Saturday, February 25, 2006

Mother Church or Bride of Christ?

Metaphors are powerful. They are the engines of poetry. The Bible is full of theological metaphors.

Metaphors are powerful because the sensible world is, at one level, a cosmic metaphor for a moral order. Earthly particulars and relations signify spiritual particulars and relations.

A fundamental feature of catholic piety is the maternal metaphor for the church. This exerts the force of a master metaphor. It conditions and controls the way the Catholic, Anglo-Catholic, Orthodox, and Anglo-Orthodox think about the church and their relationship to God.

What’s striking is that Scripture itself never models the church along the lines of maternity. If you already accept this metaphor, then you may read it into certain verses, but in terms of grammatico-historical exegesis, the Bible never depicts the church as our mother.

What is more, this extra-biblical metaphor has come to displace and efface what is a Scriptural metaphor for the church, which is the bride of Christ (Mt 9:15; 25:1-13; Mk 2:19; Lk 5:34-35; Jn 3:29; Eph 5:25; Rev 19:7).

Both metaphors are feminine, but with a considerable difference.

The mother/son relationship is an essentially childish relationship. Of course, the emotional bond remains throughout life. And we retain certain filial obligations. But the bond is formed in childhood—even in the womb. It is a relation of dependence.

Raphael’s many paintings of the Madonna and child perfectly capture the sentiment. And it’s no coincidence that in Catholicism, the maternal metaphor is systematic: Mother Church, Mary as the Mother of God, Mary as the Mother of the Church. This even subordinates Christ to Mary, which accounts for the efficacy of her intercession.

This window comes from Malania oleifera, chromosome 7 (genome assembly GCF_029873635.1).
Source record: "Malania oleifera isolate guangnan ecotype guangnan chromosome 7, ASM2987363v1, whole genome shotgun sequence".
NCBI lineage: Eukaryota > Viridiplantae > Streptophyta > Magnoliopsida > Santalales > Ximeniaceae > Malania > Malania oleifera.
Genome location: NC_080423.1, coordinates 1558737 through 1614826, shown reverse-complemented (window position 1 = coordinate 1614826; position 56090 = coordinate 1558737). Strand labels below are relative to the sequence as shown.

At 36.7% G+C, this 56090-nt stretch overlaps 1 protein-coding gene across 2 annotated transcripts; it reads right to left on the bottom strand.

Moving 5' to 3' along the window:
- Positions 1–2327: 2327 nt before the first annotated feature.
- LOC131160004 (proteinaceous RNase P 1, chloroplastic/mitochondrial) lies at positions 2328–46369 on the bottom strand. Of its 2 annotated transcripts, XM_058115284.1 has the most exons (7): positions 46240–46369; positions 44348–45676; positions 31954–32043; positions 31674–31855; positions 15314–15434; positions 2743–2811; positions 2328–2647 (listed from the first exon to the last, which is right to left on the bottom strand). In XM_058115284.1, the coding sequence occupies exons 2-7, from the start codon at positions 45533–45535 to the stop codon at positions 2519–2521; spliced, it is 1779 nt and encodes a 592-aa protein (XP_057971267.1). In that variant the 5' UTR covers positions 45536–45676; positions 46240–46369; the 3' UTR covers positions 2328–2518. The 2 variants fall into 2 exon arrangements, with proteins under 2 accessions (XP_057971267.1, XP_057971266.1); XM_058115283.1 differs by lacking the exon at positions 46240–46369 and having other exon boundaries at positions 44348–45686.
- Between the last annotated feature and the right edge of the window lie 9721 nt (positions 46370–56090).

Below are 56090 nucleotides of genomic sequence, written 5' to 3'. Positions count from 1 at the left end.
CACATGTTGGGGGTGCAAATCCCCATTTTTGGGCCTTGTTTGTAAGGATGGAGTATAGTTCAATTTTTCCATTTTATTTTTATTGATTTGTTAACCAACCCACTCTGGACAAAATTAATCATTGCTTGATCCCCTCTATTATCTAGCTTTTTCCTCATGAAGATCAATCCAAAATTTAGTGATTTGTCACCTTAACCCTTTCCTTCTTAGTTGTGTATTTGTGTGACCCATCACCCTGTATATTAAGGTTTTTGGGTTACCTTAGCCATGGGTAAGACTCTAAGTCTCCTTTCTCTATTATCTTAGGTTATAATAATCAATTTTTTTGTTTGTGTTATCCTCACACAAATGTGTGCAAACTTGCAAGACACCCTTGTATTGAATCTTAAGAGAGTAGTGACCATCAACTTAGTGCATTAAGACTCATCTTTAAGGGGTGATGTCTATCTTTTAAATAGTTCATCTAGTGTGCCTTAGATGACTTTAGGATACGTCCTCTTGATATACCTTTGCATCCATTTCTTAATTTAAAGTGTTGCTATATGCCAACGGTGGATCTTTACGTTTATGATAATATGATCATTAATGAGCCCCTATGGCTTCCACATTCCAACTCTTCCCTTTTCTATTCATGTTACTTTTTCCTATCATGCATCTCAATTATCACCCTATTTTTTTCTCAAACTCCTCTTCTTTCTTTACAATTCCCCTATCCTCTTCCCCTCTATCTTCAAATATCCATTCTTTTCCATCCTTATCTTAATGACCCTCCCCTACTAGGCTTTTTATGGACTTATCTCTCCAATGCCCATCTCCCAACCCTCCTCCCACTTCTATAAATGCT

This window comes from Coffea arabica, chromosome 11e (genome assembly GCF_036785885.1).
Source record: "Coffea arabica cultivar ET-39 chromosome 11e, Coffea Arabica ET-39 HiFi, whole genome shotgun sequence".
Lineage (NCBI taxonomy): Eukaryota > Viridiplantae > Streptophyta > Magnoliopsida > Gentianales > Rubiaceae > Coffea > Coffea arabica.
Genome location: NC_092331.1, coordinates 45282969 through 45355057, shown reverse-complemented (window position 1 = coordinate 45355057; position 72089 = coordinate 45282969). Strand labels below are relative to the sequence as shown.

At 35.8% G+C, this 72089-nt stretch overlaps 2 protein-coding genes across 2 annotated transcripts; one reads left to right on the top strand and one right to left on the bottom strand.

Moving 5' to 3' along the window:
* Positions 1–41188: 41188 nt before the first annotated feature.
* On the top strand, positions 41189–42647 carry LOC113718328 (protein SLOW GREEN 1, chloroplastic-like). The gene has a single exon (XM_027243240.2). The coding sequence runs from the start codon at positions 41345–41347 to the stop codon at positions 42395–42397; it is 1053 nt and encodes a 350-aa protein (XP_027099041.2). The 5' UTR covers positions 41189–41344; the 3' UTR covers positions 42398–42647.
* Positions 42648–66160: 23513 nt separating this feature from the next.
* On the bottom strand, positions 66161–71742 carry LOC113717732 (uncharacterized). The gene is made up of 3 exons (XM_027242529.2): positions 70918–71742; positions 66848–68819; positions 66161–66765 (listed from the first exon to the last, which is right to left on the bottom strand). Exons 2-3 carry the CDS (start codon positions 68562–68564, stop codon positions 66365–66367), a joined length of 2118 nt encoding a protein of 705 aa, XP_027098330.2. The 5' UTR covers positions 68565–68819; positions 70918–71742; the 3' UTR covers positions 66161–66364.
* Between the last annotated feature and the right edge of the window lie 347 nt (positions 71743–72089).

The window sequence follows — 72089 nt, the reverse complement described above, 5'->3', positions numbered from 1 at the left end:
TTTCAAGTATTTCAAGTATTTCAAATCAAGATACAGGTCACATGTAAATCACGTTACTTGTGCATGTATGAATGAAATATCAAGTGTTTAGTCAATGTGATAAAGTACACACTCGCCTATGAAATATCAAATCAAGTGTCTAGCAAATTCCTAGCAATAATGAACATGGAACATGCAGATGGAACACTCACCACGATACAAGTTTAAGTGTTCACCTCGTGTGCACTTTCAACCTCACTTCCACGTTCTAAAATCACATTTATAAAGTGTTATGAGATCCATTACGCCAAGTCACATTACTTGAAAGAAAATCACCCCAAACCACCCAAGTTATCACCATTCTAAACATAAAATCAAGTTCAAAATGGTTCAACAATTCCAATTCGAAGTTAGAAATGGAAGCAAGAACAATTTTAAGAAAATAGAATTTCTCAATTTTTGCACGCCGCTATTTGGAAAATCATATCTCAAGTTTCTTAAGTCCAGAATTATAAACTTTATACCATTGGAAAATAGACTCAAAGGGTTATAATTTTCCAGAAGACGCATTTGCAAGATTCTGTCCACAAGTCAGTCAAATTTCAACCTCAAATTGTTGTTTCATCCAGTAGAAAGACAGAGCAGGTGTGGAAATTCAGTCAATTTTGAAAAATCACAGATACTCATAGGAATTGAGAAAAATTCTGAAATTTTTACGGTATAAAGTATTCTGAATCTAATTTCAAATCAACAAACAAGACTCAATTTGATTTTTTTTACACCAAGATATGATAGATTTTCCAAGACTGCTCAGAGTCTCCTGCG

Normally, when men grow up, they leave home and form an emotional attachment with a woman other than their mother. They take a wife. That is certainly the Biblical pattern.

There are exceptions, but that’s the natural order of things when nothing interferes.

The husband/wife relationship is an essentially adult relationship. It is a classic rite of passage, of emotional maturity.

This also involves an emotional shift. The man still loves his mother, but his wife now occupies first place in his affections. His allegiance is to her over and above his own mother, just as her allegiance is to him over and above her own father.

He looks at this new woman, not as his mother, but as the mother of his children.

And, in terms of male headship, there is also, in some measure, a relation of dependence, but in this case the roles are reversed. The male is no longer dependent on the female, as in a mother/son relationship. Rather, the husband is the guardian of the wife.

In Catholicism, a Christian never comes of age. He is perpetually a momma’s boy, tied to the apron strings of Mother Church.

When church fathers like Cyprian began to maternalize the church, they were introducing a very far-reaching distortion into Christian piety.

Yet another problem with this metaphor is that it’s a singular metaphor. That, of itself, is not a problem unless, as is commonly the case, Christians forget that this is, after all, just a metaphor.

We only have one mother, but the church is a corporate entity, comprising the Lord and his elect.

There is, therefore, no one time or place to find the church. No one place to look. Rather, you find the church wherever you find believers, for you also find the Lord wherever you find his people.

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